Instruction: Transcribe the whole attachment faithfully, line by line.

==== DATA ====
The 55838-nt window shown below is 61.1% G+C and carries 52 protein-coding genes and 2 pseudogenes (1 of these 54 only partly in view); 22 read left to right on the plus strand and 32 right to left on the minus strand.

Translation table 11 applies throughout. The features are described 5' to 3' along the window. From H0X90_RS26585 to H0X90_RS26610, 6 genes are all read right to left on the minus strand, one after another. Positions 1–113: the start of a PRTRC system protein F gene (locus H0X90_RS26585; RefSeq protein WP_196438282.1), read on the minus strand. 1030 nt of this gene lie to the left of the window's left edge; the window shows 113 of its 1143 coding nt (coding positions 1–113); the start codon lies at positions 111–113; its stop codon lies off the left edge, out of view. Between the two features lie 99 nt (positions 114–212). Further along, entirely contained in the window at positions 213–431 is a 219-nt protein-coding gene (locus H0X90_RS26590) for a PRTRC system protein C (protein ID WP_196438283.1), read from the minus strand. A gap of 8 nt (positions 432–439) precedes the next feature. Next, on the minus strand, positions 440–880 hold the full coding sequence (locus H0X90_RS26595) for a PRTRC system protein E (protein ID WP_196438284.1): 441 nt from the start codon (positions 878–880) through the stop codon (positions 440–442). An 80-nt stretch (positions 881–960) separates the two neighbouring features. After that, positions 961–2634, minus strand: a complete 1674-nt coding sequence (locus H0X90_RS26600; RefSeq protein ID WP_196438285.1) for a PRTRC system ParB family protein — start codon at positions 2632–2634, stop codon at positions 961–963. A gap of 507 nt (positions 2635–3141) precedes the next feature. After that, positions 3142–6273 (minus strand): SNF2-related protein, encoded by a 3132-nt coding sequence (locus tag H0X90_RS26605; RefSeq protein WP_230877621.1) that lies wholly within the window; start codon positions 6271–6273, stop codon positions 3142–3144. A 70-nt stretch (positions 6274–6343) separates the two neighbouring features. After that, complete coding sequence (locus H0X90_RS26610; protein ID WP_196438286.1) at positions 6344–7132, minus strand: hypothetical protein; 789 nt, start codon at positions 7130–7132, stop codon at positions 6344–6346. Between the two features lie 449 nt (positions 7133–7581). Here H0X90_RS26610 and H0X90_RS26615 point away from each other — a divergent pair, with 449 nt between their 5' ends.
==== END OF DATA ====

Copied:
The 55838-nt window shown below is 61.1% G+C and carries 52 protein-coding genes and 2 pseudogenes (1 of these 54 only partly in view); 22 read left to right on the plus strand and 32 right to left on the minus strand.

Translation table 11 applies throughout. The features are described 5' to 3' along the window. From H0X90_RS26585 to H0X90_RS26610, 6 genes are all read right to left on the minus strand, one after another. Positions 1–113: the start of a PRTRC system protein F gene (locus H0X90_RS26585; RefSeq protein WP_196438282.1), read on the minus strand. 1030 nt of this gene lie to the left of the window's left edge; the window shows 113 of its 1143 coding nt (coding positions 1–113); the start codon lies at positions 111–113; its stop codon lies off the left edge, out of view. Between the two features lie 99 nt (positions 114–212). Further along, entirely contained in the window at positions 213–431 is a 219-nt protein-coding gene (locus H0X90_RS26590) for a PRTRC system protein C (protein ID WP_196438283.1), read from the minus strand. A gap of 8 nt (positions 432–439) precedes the next feature. Next, on the minus strand, positions 440–880 hold the full coding sequence (locus H0X90_RS26595) for a PRTRC system protein E (protein ID WP_196438284.1): 441 nt from the start codon (positions 878–880) through the stop codon (positions 440–442). An 80-nt stretch (positions 881–960) separates the two neighbouring features. After that, positions 961–2634, minus strand: a complete 1674-nt coding sequence (locus H0X90_RS26600; RefSeq protein ID WP_196438285.1) for a PRTRC system ParB family protein — start codon at positions 2632–2634, stop codon at positions 961–963. A gap of 507 nt (positions 2635–3141) precedes the next feature. After that, positions 3142–6273 (minus strand): SNF2-related protein, encoded by a 3132-nt coding sequence (locus tag H0X90_RS26605; RefSeq protein WP_230877621.1) that lies wholly within the window; start codon positions 6271–6273, stop codon positions 3142–3144. A 70-nt stretch (positions 6274–6343) separates the two neighbouring features. After that, complete coding sequence (locus H0X90_RS26610; protein ID WP_196438286.1) at positions 6344–7132, minus strand: hypothetical protein; 789 nt, start codon at positions 7130–7132, stop codon at positions 6344–6346. Between the two features lie 449 nt (positions 7133–7581). Here H0X90_RS26610 and H0X90_RS26615 point away from each other — a divergent pair, with 449 nt between their 5' ends.